Scott W. Bradley

in which scottwb thinks out loud

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On Retirement

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Over the holidays, I had a conversation with my extended family about planning for retirement. We looked at standard retirement savings formulas and some aggressive monthly savings numbers. We computed what starting an aggressive savings plan at age 40, and retiring at age 65 would look like, when you hope to live to 85 years old. That’s 25 years of working and saving enough to live off of for another 20 years. It turns out that, even assuming good investment rates of return, it’s pretty hard to do much better than living for 20 years on a fixed income of half your age-40 salary. That’s pretty scary…

If I Were 22

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This is a re-post of an article I published on LinkedIn today.

There’s a trending topic going around on LinkedIn, where people talk about what lessons they would impart to their 22-year-old selves. “10 things I wish I had known,” “10 lessons I’ve learned,” “10 pieces of wisdom,” etc. Well, mine goes to 11…

1. Don’t dream someone else’s dream.

It’s very easy to get sucked into pursuing somebody else’s dream. They have passion and vision and can be very convincing. Silicon Valley is built on 22-year-olds breaking their backs and pulling all-nighters to make someone else’s dream a reality. At 22, I used to think, “I have plenty of time to sacrifice everything at startups and start over from scratch when I’m 30.” It doesn’t work that way. When the founder’s dream turns into a nightmare, you’re now living their nightmare with them. Statistically speaking, this is most likely how it will turn out. Pursue your own dreams.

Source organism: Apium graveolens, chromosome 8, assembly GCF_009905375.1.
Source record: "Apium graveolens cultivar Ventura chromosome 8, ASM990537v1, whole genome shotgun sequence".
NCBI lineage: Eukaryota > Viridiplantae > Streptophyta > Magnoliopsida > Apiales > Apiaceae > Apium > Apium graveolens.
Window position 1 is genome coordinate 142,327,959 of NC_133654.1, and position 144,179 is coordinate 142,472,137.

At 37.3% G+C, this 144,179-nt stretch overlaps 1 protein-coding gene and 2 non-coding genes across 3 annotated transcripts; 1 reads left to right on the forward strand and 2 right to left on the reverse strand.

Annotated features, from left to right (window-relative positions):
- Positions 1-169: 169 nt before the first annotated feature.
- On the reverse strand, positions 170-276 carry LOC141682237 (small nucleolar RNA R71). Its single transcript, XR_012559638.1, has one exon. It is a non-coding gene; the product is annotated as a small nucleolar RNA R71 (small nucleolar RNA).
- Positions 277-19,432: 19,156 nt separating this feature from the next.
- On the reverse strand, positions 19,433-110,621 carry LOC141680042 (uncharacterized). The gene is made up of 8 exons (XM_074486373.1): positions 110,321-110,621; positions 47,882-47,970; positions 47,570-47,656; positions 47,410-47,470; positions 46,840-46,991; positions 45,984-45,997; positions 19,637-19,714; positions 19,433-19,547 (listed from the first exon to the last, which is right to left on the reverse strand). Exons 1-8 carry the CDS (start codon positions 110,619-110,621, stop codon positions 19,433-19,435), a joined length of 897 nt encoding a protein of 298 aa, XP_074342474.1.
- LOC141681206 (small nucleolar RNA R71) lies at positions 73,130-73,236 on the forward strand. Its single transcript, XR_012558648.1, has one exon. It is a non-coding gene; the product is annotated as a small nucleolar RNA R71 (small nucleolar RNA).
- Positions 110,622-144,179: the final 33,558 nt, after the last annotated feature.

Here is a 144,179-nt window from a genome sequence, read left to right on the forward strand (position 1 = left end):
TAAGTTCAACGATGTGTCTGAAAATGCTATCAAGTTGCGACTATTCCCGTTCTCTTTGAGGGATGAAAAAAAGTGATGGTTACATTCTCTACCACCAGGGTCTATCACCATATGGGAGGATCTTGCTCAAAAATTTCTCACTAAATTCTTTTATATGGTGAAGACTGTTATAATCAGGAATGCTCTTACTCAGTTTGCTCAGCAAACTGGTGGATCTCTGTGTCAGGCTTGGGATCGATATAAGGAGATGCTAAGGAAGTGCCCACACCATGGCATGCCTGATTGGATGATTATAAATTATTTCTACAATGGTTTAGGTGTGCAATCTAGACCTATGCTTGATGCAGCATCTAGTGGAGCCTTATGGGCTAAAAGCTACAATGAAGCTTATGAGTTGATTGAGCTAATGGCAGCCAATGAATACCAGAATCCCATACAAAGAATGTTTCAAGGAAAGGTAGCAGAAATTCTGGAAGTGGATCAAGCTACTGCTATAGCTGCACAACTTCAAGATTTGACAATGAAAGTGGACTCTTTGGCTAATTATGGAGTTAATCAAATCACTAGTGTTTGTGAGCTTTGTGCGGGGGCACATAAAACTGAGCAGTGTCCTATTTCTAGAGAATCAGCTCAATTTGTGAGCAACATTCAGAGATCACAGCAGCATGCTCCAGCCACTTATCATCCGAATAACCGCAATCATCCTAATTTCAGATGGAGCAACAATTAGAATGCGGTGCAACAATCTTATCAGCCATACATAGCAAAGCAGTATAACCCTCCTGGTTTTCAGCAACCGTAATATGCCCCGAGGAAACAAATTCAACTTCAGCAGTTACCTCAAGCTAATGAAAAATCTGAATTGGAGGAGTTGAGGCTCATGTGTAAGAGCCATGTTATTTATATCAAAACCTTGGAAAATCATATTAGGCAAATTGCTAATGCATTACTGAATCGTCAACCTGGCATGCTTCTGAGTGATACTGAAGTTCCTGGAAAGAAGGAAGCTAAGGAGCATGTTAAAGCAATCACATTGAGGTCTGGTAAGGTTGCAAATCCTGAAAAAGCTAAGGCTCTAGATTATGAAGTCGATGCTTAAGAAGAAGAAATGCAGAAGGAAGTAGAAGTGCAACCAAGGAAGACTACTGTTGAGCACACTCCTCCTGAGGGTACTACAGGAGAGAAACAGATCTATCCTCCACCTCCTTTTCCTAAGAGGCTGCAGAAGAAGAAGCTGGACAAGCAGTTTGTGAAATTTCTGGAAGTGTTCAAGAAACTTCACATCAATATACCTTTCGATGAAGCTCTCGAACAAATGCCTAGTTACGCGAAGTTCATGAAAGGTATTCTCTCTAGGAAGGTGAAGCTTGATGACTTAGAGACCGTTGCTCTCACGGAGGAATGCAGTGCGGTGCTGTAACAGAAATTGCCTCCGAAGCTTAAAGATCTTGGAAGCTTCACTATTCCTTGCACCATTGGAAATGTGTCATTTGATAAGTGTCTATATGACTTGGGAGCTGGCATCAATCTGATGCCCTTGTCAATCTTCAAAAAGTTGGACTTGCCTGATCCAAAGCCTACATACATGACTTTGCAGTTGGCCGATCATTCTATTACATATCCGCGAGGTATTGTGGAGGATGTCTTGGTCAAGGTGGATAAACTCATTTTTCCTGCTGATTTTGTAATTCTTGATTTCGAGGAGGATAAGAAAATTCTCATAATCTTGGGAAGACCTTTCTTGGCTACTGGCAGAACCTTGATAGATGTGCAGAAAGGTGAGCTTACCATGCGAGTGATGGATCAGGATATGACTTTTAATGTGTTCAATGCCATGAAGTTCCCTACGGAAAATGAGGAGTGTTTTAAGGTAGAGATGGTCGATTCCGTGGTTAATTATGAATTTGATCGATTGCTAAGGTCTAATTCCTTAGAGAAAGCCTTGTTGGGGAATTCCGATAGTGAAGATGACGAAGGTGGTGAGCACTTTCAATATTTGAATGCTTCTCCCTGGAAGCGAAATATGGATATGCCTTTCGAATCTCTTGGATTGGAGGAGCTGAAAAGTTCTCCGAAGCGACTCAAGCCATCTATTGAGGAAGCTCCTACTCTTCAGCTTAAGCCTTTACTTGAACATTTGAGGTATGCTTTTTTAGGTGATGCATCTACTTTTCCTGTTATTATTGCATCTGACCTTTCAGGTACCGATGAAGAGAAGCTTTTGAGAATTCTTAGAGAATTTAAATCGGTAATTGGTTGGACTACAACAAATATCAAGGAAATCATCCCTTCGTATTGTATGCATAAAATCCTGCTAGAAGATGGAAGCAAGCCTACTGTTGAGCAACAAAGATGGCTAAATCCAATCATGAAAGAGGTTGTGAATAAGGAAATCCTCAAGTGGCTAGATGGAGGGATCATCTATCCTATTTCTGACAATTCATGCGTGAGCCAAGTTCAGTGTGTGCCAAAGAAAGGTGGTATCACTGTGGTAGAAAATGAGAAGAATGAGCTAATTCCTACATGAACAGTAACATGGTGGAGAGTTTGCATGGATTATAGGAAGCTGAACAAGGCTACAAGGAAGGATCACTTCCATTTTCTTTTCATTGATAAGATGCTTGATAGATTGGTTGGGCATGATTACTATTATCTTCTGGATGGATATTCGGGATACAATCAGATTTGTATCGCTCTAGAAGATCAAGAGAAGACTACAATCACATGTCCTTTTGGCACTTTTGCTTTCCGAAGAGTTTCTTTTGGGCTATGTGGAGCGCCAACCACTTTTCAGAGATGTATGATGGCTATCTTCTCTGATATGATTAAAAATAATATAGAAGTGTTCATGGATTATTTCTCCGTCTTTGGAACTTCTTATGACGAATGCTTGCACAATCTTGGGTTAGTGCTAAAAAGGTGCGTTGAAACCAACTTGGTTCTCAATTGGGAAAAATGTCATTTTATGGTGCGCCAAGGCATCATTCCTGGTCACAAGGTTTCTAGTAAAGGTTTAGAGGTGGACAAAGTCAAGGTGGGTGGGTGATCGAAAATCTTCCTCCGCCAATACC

8 Startup Lessons in 6 Months

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The following is an excerpt from a blog post I wrote for my company, Facet Digital, that was published today. We’ve been in business for six months, and we wanted to share what we have learned so far.

So what have we learned?

Stay committed. The first six months are about grit and hustle. Keep your eye on the ball, and know when to walk away from a bad deal. Remember how valuable you really are.

Doing this has taught us a few key lessons that we’d like to share with our 6-month-younger selves…

Wake Surfing With RubyMotion

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Supra Boats Swell System

A couple weeks ago, our first Facet Digital client project to go public in 2014 was launched in the Apple App Store: Supra Boats Swell Surf System.

This is a multimedia catalog app designed for reps and resellers on the boat show floor, allowing them to show off their Swell System for wake surfing. It features an interactive look at some of the unqiue features of this system, such as the ability to change the shape of the wave and even which side of the boat the wave is on! I’m no professional wake surfer, but just watching some of the videos embedded in this app make me anxious for summer to arrive…and to participate in some of these fun photo shoots with the great folks at Supra Boats for next year’s app.

Jeremy, Leif, and I had a blast building this app. Part of that was because the content was so cool. A bigger part was because because we decided, for the first time, to build an iOS app using 100% RubyMotion, instead of going the traditional XCode and Objective-C route.

So, I thought I’d share a litte bit about why we enjoyed using RubyMotion…

Defeating the Infamous CHEF-3694 Warning